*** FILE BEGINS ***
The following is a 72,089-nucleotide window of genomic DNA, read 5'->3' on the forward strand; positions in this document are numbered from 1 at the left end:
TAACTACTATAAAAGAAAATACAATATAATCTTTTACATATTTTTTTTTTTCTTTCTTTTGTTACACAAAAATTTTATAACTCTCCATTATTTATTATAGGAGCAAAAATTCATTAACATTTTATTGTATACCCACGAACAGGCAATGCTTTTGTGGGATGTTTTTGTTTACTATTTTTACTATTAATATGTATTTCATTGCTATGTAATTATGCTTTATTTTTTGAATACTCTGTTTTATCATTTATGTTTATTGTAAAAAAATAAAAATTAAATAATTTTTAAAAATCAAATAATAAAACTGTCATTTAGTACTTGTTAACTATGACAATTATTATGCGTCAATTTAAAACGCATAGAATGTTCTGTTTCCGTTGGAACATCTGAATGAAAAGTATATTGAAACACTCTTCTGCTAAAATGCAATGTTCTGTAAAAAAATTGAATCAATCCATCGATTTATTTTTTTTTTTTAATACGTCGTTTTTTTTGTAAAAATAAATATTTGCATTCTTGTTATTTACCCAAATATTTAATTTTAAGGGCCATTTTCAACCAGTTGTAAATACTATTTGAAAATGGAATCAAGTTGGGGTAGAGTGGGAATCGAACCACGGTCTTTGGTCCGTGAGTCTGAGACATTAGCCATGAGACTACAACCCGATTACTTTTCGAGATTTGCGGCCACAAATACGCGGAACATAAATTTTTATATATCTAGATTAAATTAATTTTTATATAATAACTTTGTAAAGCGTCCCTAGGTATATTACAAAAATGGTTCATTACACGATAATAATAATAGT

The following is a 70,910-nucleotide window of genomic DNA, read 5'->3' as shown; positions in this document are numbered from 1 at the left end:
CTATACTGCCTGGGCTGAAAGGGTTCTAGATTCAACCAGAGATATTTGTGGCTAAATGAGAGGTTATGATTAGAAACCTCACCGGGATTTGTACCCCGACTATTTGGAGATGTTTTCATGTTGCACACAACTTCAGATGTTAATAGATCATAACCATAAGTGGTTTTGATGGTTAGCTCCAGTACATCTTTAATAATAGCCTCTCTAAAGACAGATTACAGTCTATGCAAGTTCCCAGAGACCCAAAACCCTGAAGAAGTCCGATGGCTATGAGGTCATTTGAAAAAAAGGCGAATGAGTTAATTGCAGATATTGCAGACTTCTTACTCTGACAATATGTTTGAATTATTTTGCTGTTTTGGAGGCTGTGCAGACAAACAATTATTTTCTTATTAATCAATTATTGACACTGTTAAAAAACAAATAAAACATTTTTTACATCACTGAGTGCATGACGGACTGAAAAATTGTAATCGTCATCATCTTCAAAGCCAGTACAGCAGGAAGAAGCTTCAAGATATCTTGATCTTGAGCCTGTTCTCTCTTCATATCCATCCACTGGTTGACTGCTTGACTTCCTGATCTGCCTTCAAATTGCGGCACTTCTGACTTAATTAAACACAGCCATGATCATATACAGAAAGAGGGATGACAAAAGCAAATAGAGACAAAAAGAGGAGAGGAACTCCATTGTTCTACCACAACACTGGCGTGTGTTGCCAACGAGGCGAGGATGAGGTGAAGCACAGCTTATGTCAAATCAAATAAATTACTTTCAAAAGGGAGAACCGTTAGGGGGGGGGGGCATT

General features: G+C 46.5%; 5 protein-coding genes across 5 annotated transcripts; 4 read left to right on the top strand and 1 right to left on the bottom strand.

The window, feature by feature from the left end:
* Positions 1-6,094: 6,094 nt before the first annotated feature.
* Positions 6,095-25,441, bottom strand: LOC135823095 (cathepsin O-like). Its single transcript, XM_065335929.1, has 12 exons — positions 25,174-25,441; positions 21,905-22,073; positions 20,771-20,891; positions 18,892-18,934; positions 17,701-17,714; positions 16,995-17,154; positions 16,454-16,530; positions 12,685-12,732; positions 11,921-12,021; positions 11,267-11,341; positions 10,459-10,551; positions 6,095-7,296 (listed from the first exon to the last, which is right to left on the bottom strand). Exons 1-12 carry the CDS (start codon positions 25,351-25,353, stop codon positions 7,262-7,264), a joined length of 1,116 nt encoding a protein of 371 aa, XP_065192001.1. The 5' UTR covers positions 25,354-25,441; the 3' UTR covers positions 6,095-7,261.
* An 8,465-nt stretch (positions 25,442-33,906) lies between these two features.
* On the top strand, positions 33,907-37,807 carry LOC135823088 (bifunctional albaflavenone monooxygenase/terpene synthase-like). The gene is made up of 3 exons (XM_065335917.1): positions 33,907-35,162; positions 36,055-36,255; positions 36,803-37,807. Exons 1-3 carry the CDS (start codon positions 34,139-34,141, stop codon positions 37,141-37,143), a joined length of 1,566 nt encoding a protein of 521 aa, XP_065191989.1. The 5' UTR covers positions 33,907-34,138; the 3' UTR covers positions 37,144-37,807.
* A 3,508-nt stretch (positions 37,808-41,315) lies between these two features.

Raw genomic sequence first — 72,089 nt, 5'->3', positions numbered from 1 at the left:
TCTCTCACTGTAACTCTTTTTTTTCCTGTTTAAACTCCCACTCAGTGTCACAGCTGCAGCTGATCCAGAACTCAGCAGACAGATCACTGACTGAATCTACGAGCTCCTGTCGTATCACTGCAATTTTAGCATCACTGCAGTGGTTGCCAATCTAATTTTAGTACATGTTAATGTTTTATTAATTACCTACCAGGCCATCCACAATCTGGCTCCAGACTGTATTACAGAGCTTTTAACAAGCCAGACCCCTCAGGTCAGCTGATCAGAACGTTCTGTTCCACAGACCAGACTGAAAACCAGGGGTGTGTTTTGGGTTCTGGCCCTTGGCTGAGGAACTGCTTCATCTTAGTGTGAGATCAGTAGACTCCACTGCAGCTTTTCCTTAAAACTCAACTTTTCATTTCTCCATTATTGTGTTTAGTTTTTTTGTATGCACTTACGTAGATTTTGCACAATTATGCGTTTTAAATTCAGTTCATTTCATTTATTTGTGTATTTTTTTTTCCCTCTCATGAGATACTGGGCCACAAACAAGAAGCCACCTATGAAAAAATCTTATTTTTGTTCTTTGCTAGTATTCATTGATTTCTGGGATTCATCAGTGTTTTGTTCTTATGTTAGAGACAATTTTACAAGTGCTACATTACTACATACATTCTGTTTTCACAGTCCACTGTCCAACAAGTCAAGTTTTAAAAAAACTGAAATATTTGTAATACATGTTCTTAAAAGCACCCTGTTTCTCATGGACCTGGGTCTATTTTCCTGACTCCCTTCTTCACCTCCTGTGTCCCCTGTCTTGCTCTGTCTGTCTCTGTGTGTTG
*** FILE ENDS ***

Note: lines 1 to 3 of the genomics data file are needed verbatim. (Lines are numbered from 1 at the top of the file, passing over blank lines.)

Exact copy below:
The following is a 72,089-nucleotide window of genomic DNA, read 5'->3' on the forward strand; positions in this document are numbered from 1 at the left end:
TAACTACTATAAAAGAAAATACAATATAATCTTTTACATATTTTTTTTTTTCTTTCTTTTGTTACACAAAAATTTTATAACTCTCCATTATTTATTATAGGAGCAAAAATTCATTAACATTTTATTGTATACCCACGAACAGGCAATGCTTTTGTGGGATGTTTTTGTTTACTATTTTTACTATTAATATGTATTTCATTGCTATGTAATTATGCTTTATTTTTTGAATACTCTGTTTTATCATTTATGTTTATTGTAAAAAAATAAAAATTAAATAATTTTTAAAAATCAAATAATAAAACTGTCATTTAGTACTTGTTAACTATGACAATTATTATGCGTCAATTTAAAACGCATAGAATGTTCTGTTTCCGTTGGAACATCTGAATGAAAAGTATATTGAAACACTCTTCTGCTAAAATGCAATGTTCTGTAAAAAAATTGAATCAATCCATCGATTTATTTTTTTTTTTTAATACGTCGTTTTTTTTGTAAAAATAAATATTTGCATTCTTGTTATTTACCCAAATATTTAATTTTAAGGGCCATTTTCAACCAGTTGTAAATACTATTTGAAAATGGAATCAAGTTGGGGTAGAGTGGGAATCGAACCACGGTCTTTGGTCCGTGAGTCTGAGACATTAGCCATGAGACTACAACCCGATTACTTTTCGAGATTTGCGGCCACAAATACGCGGAACATAAATTTTTATATATCTAGATTAAATTAATTTTTATATAATAACTTTGTAAAGCGTCCCTAGGTATATTACAAAAATGGTTCATTACACGATAATAATAATAGT

The following is a 70,910-nucleotide window of genomic DNA, read 5'->3' as shown; positions in this document are numbered from 1 at the left end: